Thailand’s former Prime Minister Yingluck Shinawatra has been banned from office for five years and faces criminal charges that could see her jailed for 10 years.
Thai democracy has died along with the rule of law
She has been impeached by a parliament appointed by the army that overthrew Shinawatra’s government in a coup last May.
The National Legislative Assembly (NLA) accused her of corruption in a controversial subsidy scheme that paid farmers well over the market rate for rice and cost the country billions of euros.
In a separate move, the Attorney General’s office announced moves to bring criminal charges for negligence against Shinawatra before the Supreme Court.
In a radio broadcast, Army Chief General Udomdej Sitabutr called on the population to respect the NLA vote, and a spokesman for the junta said it had seen no sign of unrest.
Yingluck vowed to fight the charges.
“Thai democracy has died along with the rule of law,” she said in a statement posted on her Facebook page.
“I will fight until the end to prove my innocence, no matter what the outcome will be. And most importantly, I want to stand alongside the Thai people. Together we must bring Thailand prosperity, bring back democracy and truly build justice in Thai society.”
This is the latest twist in a saga that has pitted the royalist-military establishment against the Shinawatra family and its largely rural following – many of whom benefited from the rice scheme.
Yingluck’s brother Thaksin – whose government was elected by a landslide, like his sister’s – was also ousted from power, in 2006. He later fled Thailand to avoid a jail term for corruption. He has remained in exile but retains a strong influence over Thai politics.
Those in favour of the move to impeach Yingluck argue it was not politically motivated but relates purely to the management of the subsidy scheme.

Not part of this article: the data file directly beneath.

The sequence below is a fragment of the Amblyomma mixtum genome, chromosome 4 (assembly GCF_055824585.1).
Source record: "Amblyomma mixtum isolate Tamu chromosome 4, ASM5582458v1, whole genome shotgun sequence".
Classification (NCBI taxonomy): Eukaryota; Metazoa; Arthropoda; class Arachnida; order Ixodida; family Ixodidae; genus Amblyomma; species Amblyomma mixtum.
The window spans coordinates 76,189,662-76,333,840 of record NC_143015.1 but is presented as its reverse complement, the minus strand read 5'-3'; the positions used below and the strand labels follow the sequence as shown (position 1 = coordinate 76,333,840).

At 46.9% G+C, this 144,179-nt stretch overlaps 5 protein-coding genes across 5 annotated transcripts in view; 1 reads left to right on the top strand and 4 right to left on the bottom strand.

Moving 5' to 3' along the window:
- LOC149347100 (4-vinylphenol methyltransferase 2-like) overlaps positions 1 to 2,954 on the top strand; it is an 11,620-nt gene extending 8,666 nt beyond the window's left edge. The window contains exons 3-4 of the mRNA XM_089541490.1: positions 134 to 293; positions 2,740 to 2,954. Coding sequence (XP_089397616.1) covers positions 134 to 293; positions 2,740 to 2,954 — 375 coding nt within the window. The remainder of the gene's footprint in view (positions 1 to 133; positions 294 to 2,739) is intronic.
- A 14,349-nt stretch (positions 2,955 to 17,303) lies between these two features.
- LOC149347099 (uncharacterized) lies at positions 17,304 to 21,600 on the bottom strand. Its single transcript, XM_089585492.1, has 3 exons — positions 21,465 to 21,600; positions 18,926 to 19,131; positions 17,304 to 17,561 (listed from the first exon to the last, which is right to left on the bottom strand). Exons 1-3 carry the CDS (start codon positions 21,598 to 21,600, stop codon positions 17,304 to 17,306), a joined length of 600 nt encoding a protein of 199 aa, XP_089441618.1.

“The rice subsidy scheme was unforgivable because there was corruption and it caused the country a huge loss. The morals of Thai society have deteriorated because the rules and regulations have become tarnished,” said 59-year-old Bangkok resident Sompong Potha, backing the move against the former PM.
The scheme resulted in huge stockpiles of rice and damaged Thailand’s exports. Yet the policy was popular among the Shinawatra’s many supporters who have consistently elected into office parties linked to the family.
Yet no-one was prosecuted over the scheme until now, and critics have noted that Yingluck is being impeached retroactively, after she has left office. Her supporters see the courts and the NLA as biased and in league with an establishment determined to banish the Shinawatra family from politics altogether.
The parliamentary members, nearly half of whom are serving or former military officers, were hand-picked by coup leader and current Prime Minister Prayuth Chan-ocha. He has promised a return to democracy after political and social reforms are enacted – but his government says no elections will be held until February next year at the earliest.
Raewat Koprasert, a 45-year-old motorcycle taxi driver, opposes Shinawatra’s impeachment: “I don’t think it is right. It is taking political rights away from someone,” he said.
Despite Shinawatra’s popularity and previous demonstrations by her family’s famous “Red Shirt” supporters, the streets of Bangkok remained protest-free on Friday. Public gatherings are banned under martial law.